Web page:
In In re F.M., the Supreme Court today holds that a violation of a statute mandating a superior court to declare a minor’s offense to be a felony or misdemeanor when the offense could be either — what is known as a wobbler — requires a remand when the record doesn’t clearly show an awareness and an actual exercise of discretion to treat the offense as one or the other. Reversal is necessary even if there is not “a reasonable probability that [the minor] would have received a more lenient sentence but for the error.”
The court’s unanimous opinion by Justice Goodwin Liu notes that since enactment of the statute (Welfare and Institutions Code section 702), “we have thrice remanded for further proceedings to remedy noncompliance with its express declaration requirement.” It does so for a fourth time in F.M. Although the superior court in the case certainly treated the juvenile’s offenses as felonies, the opinion concludes it isn’t clear that the court understood “its discretion in treating the wobblers as felonies.” The Supreme Court does not, however, “suggest that any particular script is necessary to satisfy section 702.”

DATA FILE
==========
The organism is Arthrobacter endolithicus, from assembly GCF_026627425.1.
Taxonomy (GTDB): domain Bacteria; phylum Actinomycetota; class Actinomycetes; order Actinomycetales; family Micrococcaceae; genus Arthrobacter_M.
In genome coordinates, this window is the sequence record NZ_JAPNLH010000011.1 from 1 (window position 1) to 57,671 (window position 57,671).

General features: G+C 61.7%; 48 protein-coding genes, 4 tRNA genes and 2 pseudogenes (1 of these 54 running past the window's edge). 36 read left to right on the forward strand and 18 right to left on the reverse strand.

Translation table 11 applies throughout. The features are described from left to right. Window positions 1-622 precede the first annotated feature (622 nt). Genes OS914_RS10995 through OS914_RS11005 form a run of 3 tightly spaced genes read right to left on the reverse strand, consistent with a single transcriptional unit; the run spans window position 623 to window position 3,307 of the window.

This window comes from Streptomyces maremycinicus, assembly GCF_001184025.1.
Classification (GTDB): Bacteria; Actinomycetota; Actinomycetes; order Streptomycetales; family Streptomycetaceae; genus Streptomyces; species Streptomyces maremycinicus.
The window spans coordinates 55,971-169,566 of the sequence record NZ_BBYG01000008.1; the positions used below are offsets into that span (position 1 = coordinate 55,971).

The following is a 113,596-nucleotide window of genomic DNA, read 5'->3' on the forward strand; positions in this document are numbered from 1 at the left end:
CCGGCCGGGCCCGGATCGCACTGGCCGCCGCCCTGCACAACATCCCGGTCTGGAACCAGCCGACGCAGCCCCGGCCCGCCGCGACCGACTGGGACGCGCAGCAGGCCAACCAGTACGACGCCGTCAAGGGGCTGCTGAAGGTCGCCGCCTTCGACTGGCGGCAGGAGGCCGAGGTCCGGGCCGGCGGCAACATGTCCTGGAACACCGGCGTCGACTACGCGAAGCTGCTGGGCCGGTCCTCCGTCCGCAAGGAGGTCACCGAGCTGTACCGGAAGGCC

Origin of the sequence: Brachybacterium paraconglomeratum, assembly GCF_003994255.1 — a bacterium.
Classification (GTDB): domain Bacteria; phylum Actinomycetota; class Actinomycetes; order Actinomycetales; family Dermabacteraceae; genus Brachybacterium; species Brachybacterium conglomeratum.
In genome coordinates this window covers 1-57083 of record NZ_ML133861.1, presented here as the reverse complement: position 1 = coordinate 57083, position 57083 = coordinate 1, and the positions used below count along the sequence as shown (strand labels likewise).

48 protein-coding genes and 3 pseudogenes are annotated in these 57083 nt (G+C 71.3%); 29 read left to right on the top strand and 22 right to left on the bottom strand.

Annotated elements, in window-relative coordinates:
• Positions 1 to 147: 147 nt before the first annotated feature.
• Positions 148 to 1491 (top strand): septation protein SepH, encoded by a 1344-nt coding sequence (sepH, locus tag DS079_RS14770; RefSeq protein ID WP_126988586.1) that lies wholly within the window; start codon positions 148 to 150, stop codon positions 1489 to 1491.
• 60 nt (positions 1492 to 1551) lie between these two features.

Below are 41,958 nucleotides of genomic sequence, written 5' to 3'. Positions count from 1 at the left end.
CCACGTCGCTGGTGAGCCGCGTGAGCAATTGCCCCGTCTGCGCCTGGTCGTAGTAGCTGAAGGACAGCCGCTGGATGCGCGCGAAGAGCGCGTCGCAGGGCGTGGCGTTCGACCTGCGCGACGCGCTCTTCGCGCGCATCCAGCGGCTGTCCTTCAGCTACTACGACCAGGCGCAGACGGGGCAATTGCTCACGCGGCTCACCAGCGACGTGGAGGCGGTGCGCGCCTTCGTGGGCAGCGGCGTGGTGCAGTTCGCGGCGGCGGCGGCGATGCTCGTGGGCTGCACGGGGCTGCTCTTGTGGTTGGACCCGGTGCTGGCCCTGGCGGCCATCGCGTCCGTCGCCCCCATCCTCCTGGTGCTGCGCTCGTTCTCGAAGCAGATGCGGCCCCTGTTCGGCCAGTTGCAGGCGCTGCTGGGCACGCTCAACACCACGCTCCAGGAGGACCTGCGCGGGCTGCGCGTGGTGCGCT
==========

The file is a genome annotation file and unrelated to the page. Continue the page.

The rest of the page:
The court reaches the issue even though it wasn’t raised until appeal. Applying the normal appellate forfeiture rule, the court says, “would render unreviewable most claims of section 702 error on appeal because in cases where the section 702 issue was raised in the juvenile court, the court in all likelihood would have been apprised of its discretion and no section 702 error would arise.”
The court reverses the Sixth District Court of Appeal’s unpublished opinion.